Unsurprisingly, the same issues that exist in regards to the sale of other illegal products (drugs, stolen property, etc.) are prevalent here. I think you nailed it on the head when you pointed out that a significant amount of these sales happen in the open on Facebook groups and such with the use of anonymous or fake profiles and vague insider terminology. This angle of the issue requires, in my opinion, significant investment in human teams of investigators by the companies to stay within the current Section 230. While the AI and algorithms of these companies are incredibly powerful, I do not believe that they are strong enough to understand the nuance and insider complexities of such subversive posting. Specifically, I am worried about these technologies overreacting and flagging/banning people for normal, legal, and unrelated use (e.g. when a father took photos of his toddler for medical analysis by a doctor, they auto-uploaded to his Google Drive and were subsequently flagged as child abuse by the algorithm, leading to the freezing of all of his Google products and a police investigation: https://www.theguardian.com/technology/2022/aug/22/google-csam-account-blocked). At this time, only humans alongside technology can interpret these social complexities and tricks of language when targeting these criminals.
In regards to you point about Section 230 not going far enough, I agree! Especially when you consider the profit the companies are making off of it, this lack of legal action is a travesty. Gonzales will have a very interesting impact on this angle of the social media question. The algorithms (and companies) cannot be excused for driving people towards this criminal activity. At best, this is a massive ethical failure of the technologists behind these companies. It is a failure much akin to the resulting political polarization we see today, which can lead to extreme consequences (e.g. Facebook’s alleged role in the Rohingya Genocide https://www.theguardian.com/technology/2021/dec/06/rohingya-sue-facebook-myanmar-genocide-us-uk-legal-action-social-media-violence). Overall, I think we need to go after both the companies and the traffickers.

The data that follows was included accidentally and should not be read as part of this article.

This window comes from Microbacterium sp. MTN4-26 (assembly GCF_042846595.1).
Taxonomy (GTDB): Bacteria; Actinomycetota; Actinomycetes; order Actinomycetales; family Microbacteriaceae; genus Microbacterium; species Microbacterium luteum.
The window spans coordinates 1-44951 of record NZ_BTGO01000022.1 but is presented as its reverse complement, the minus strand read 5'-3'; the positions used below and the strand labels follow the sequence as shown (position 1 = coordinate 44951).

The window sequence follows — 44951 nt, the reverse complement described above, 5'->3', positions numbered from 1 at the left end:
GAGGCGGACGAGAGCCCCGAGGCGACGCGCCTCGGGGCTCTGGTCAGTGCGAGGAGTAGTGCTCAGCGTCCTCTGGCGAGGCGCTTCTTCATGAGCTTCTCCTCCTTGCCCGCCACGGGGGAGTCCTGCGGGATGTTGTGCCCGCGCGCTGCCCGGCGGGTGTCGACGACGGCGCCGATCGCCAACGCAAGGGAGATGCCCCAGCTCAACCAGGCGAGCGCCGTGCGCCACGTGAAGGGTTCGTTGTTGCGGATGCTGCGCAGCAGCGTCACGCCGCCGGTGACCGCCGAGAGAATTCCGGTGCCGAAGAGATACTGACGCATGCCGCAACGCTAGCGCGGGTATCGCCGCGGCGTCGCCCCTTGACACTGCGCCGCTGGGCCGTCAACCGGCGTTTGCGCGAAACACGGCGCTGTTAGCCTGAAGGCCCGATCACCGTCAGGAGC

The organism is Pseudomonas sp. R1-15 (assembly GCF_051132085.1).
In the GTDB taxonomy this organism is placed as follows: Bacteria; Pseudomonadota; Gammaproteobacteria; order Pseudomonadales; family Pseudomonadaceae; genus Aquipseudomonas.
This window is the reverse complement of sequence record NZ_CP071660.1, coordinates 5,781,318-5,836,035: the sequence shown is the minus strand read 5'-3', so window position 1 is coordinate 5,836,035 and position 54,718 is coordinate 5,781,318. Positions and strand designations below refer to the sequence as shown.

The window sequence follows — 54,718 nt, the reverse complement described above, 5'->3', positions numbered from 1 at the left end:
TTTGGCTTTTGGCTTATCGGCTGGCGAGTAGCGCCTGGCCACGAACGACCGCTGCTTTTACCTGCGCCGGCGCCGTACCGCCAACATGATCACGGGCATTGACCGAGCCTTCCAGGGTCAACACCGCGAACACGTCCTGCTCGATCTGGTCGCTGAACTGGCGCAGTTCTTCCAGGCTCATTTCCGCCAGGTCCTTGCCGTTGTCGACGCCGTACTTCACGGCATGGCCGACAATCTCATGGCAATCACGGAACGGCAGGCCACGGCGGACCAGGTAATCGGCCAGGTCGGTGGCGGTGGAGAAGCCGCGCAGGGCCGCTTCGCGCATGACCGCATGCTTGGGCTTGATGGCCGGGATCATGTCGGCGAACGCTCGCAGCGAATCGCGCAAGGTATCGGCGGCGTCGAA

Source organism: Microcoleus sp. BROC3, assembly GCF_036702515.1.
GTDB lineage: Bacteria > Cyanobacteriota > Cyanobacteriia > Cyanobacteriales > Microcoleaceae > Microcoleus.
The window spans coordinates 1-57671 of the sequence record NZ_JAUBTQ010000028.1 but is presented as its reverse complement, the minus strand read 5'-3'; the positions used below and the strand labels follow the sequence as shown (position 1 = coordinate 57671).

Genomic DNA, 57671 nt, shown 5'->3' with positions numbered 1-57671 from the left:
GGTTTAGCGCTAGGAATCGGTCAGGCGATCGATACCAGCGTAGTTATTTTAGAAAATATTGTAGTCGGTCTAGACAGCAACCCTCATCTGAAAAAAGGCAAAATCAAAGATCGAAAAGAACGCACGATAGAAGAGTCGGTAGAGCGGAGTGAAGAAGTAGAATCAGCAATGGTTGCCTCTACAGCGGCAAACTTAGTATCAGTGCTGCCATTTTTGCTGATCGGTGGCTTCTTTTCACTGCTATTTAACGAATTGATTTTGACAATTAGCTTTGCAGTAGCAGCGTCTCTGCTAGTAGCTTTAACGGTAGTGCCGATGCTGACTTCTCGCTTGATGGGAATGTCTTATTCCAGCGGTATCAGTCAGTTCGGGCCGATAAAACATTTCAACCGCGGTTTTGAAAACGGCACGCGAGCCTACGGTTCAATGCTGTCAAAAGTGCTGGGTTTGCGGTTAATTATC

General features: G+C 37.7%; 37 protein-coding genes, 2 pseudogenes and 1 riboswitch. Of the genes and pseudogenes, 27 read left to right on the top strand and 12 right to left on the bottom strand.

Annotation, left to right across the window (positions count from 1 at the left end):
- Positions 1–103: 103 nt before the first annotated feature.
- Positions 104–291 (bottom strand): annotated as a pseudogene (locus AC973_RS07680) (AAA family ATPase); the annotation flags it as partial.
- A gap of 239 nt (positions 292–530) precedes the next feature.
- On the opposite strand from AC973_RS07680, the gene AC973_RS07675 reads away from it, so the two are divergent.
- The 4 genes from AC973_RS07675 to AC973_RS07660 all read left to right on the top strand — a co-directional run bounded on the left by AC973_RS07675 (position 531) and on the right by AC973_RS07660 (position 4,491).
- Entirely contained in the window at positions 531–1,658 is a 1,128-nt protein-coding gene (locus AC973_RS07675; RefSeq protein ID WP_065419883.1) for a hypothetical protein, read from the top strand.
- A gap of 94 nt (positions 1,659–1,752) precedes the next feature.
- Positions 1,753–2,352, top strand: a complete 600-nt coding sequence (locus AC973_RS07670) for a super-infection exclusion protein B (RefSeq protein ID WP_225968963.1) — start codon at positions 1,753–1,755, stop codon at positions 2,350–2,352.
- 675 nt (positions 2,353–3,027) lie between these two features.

My only critique against your otherwise stellar post is that, when considering any criminal activity, we need to consider the economic incentives driving such trafficking. As we have learned from the War on Drugs, policing alone does not kill the demand for illegal products; the financial and social pressure to jump on this economic opportunity is incredibly strong, so like the mythical Lernaean Hyrda of Greek mythology, when the government or companies cut off one path of this criminal activity, two more will replace it. This is especially true when you consider that many of these animal products are coming from developing states and, arguably, the most of the poachers (and perhaps some of the traffickers) are operating in this illegal market due to economic desperation. While there are certainly people acting in pure self-interest or economic expedience, and while impoverishment does not broadly excuse crime, if governments do not address this animal trafficking problem with the economic incentive in mind, alongside public education, legal enforcement against companies, and policing, we will find ourselves stuck in an endless policing cycle that, at the end of the day, hurts the animals the most.
Nevertheless, excellent work as always!